Compliance Management, Data Security, Encryption, Privacy, Security Strategy, Plan, Budget

Cellebrite claims it can crack any iPhone or Android, Trump admins weigh encryption ban

Israeli data extraction firm Cellebrite announced the ability to break into any iPhone or Android device for law enforcement agencies near the same time Trump administration officials weighed the pros and cons of banning encryption law enforcement can’t break.  

Senior Trump officials met Wednesday to discuss whether to seek legislation that would crack down on end-to-end encryption in a move that would reignite a feud between federal law enforcement and Silicon Valley stemming from the San Bernardino iPhone case.

While companies like Apple and Google bill the encryption as a privacy and safety feature, law enforcement agencies argue the feature hinders investigations into terrorism, drug trafficking and child pornography.

“The two paths were to either put out a statement or a general position on encryption, and [say] that they would continue to work on a solution, or to ask Congress for legislation,” an anonymous source from the meeting told Politico.

The DOJ and the FBI argue that catching criminals and terrorists should be the top priority, even at the expense of  hacking risks but such measures would also make it easier for hackers and spies to steal Americans' private data by creating loopholes in encryption that are designed for the government but accessible to anyone who reverse-engineers them.

Cellebrite’s bold claims also come after Apple added new security measures that crippled a separate iPhone cracking tool, GreyKey, which had already become popular among US law enforcement agencies. 

SecurityFirst Chief Marketing Officer Dan Tuchler said there's a fine line between positions on this issue with no grey area.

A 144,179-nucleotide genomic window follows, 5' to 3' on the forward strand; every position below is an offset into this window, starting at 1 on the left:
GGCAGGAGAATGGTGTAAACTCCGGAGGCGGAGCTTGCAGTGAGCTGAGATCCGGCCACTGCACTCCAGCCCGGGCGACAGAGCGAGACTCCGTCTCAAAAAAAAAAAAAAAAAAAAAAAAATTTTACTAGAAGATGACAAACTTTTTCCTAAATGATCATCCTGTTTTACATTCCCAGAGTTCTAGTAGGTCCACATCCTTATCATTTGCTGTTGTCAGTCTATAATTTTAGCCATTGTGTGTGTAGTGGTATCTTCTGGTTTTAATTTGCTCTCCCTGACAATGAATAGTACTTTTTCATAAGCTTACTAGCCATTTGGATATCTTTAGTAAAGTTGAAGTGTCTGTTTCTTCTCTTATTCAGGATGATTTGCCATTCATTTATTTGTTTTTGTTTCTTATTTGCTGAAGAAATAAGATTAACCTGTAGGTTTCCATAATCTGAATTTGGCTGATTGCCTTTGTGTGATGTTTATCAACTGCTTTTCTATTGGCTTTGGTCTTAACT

“An authoritarian government will always seek to exert control by monitoring its citizens, using the reasoning that safety of citizens is more important than any erosion of their rights,” Tuchler said. 

“The United States has a long history of mottoes such as “Live Free or Die” emphasizing the common conviction that the balance should always lean towards freedom of speech," he said. "We don’t like it when suspected terrorists have the ability to communicate on encrypted channels, but we need to catch them a different way, so that we can protect one of our most important fundamental rights.”

Tuchler added that phone vendors will need to improve their ability to protect our private data, using stronger encryption.

Lucy Security CEO Colin Bastable called the argument of eliminating encryption for protection an excuse.

“The police will use this technology to go for low-hanging fruit, as always, like speeding motorists and jaywalkers, whilst terrorists and drug cartel barons will carry on regardless,” Bastable  said. “The USA crippled its IT security industry in the ‘90s by limiting strong crypto to domestic use only, selling easily cracked crypto to foreigners, who rightly built their own, superior, security products.”

Bastable added that end-to-end encryption ensures privacy and consistency and integrity of data and delivers immediate communication, for fast business and personal interaction.

Willy Leichter, vice president of Virsec said the encryption debate resurfaces frequently because it frustrates law enforcement while pointing out that banning encryption or opening back doors simply won’t work and can potentially undermine overall internet security.

"Encryption is simply advanced mathematics, and banning math is like banning an idea – it won’t just go away," Leichter said. "Practically unbreakable encryption algorithms are widely available – if a US-based service can’t provide end-to-end encryption, then dozens more will pop up outside the country that are equally effective."

In addition, Leichter said that if one government requires “secret” backdoors, then many others will follow, and the encryption needed for privacy and day-to-day business will no longer be effective and will ultimately undermine the competitiveness of US tech firms, and weaken security for businesses and consumers.

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